Synonyms: Adams-Stokes, Morgagni, Morgagni-Adams-Stokes and Spens' syndrome
A classic Stokes-Adams attack is a collapse without warning, associated with loss of consciousness for a few seconds. Typically, complete (third-degree) heart block is seen on the ECG during an attack (but other ECG abnormalities such as tachy-brady syndrome have been reported).
Cardiologists, and other doctors specialising in syncope, do not use the term 'Stokes-Adams attack' as often these days. The development of investigation techniques and improvements in the understanding of the physiology of the cardiovascular system have meant that there has been a move away from clinical diagnoses to a more rigid diagnostic classification.
- The condition is usually associated with ischaemic heart disease and so tends to occur in the elderly.
- Stokes-Adams attacks have been reported in much younger age groups, including those with congenital heart block.
- There may be a familial tendency to Stokes-Adams attacks. This was first recognised by William Osler in 1903, within his own family.
- Heart block may result from:
- Myocardial infarction.
- Fibrosis (usually associated with ischaemia).
- Atrioventricular (AV) nodal disease.
- Structural or valvular heart disease.
- Electrolyte disturbance.
- Rheumatic diseases including ankylosing spondylitis, Reiter's syndrome, rheumatoid arthritis, scleroderma.
- Infiltrative processes including amyloidosis, sarcoidosis, tumours, Hodgkin's disease, multiple myeloma.
- Stokes-Adams attacks have been described as due to:
- There is collapse, usually without warning.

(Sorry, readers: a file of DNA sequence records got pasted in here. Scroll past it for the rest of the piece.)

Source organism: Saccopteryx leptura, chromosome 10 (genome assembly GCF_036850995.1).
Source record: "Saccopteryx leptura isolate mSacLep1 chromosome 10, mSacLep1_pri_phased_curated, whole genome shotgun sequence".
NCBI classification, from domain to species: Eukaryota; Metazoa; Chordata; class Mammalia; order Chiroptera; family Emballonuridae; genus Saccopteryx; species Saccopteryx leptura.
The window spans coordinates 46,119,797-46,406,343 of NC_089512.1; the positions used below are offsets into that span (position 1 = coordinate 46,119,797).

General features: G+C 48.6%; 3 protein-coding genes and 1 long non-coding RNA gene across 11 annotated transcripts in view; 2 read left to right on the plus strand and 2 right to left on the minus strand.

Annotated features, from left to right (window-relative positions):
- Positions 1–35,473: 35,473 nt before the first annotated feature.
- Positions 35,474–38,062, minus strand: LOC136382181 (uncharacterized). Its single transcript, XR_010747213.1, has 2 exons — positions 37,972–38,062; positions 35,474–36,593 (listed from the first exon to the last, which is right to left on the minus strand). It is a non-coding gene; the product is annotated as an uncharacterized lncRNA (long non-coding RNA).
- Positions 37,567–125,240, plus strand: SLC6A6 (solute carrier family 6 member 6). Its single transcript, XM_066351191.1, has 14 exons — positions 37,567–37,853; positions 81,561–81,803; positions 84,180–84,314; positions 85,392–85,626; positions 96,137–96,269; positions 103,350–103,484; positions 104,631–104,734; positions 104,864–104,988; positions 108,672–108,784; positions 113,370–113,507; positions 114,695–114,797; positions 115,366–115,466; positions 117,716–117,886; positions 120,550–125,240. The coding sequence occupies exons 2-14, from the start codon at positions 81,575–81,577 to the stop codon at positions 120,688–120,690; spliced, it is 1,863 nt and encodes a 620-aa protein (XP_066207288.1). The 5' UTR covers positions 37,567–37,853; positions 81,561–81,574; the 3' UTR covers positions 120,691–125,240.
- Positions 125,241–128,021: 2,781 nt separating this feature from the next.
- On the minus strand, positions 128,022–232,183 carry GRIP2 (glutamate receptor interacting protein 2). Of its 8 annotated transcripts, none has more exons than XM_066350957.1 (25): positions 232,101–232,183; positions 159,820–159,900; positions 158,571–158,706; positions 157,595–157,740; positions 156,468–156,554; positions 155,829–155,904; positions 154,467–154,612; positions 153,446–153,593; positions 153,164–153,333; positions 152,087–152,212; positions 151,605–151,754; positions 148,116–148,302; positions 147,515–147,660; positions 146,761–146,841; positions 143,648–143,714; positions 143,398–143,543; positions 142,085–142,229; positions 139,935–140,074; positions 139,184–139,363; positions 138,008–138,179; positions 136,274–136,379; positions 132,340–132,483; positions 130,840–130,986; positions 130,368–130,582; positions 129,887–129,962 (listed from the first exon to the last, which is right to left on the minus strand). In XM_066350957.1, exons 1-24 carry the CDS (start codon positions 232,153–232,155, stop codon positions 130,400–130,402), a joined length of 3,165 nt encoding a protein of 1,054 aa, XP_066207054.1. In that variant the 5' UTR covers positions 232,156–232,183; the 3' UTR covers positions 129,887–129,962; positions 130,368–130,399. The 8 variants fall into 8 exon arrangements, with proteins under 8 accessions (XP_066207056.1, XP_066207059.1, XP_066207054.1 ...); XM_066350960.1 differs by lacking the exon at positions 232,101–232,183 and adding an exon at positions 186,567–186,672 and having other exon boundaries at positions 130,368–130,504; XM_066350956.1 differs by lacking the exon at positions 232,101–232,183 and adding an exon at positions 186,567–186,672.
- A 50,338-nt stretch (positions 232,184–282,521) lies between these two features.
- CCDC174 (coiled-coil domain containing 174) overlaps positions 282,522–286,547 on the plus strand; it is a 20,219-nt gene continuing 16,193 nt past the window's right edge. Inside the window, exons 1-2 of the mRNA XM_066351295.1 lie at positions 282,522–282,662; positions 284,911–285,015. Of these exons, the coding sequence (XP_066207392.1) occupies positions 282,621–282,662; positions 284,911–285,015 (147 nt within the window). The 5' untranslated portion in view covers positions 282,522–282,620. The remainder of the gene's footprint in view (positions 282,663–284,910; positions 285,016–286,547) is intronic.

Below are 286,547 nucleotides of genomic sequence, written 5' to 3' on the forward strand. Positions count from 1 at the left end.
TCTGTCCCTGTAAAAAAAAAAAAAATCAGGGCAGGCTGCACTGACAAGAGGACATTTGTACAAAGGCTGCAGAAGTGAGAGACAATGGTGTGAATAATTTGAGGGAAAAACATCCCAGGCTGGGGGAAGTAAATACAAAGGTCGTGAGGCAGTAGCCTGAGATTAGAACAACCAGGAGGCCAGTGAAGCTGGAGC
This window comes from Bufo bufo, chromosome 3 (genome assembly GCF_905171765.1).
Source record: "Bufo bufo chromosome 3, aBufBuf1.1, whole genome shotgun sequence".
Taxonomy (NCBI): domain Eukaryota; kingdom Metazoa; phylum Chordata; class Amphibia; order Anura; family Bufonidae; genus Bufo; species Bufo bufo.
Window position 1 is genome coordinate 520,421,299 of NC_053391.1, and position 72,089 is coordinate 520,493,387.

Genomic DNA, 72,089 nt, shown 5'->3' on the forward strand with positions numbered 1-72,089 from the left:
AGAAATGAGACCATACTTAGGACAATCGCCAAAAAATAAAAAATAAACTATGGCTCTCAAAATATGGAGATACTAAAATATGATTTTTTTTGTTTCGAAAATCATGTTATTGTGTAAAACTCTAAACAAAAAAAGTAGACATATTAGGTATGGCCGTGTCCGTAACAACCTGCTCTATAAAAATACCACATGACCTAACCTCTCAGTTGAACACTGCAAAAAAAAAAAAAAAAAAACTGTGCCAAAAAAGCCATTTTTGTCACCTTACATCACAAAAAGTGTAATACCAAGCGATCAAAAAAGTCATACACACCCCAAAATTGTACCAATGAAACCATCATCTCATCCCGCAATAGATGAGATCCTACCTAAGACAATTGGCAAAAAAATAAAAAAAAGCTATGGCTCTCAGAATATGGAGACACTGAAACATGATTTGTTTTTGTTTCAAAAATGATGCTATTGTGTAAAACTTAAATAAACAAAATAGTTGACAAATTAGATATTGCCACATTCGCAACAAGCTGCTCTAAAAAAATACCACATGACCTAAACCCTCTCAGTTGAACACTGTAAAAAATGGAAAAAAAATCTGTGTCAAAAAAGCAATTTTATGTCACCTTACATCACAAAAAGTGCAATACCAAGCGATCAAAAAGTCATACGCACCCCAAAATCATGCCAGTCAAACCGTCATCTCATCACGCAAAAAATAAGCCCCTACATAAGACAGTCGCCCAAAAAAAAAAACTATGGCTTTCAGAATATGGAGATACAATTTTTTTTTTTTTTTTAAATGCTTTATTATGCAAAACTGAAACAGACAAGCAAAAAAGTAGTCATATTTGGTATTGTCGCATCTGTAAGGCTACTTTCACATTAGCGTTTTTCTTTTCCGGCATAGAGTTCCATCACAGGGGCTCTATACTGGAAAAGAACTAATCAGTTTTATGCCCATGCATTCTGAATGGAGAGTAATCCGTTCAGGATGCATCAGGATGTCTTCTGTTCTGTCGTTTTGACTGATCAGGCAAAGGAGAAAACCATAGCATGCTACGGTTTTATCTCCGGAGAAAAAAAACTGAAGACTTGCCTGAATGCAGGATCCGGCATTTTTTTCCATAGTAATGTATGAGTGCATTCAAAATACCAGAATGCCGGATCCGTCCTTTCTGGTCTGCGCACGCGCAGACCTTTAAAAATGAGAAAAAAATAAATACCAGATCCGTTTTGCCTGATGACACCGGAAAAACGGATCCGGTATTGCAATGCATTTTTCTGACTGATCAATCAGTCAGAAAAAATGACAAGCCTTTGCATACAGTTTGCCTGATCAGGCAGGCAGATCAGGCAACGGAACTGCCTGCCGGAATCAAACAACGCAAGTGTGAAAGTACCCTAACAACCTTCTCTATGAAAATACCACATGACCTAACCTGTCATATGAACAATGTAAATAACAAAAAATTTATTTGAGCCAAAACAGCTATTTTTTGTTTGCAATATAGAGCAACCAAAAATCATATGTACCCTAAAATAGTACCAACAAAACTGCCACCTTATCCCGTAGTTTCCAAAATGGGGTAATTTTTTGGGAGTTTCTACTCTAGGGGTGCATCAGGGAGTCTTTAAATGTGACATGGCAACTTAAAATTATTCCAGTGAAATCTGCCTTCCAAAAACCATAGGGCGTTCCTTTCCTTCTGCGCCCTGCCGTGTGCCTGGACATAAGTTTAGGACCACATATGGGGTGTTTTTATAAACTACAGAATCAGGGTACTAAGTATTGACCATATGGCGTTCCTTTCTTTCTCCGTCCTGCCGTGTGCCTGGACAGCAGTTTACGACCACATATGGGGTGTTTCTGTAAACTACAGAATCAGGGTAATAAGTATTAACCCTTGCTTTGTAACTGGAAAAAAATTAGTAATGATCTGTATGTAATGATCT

- Loss of consciousness is usually between about 10 and 30 seconds.
- Pallor, followed by flushing on recovery, can be reported.
- Some seizure-like activity sometimes occurs if the attack is prolonged.
- If anyone manages to check the pulse during an episode, it will be slow, usually less than 40 beats per minute.
- Recovery is fairly rapid, although the patient may be confused for a while afterwards.
- Typically, complete (third-degree) heart block is seen on the ECG during an attack but other ECG abnormalities such as tachy-brady syndrome have been reported. (A separate article ECG Identification of Conduction Disorders describes complete heart block in more detail.)
- Attacks can happen a number of times in one day.
- They are not posture-related.
See separate article Syncope, which details the assessment of a patient with a syncopal episode. Briefly, this should include:
- History of other episodes.
- Past medical history, including history of heart disease.
- Drug history: could medication be contributing?
- Blood pressure examination (supine and standing).
- Cardiovascular examination.
- 12-lead ECG: this may be normal by the time the patient is seen or may show heart block or ischaemic changes; 24-hour ECG may show changes during attacks.
- Routine haematological and biochemical investigations.
- If underlying heart disease is suspected, this should be investigated appropriately.
- If seizure activity has been witnessed, the possibility of epilepsy should be investigated.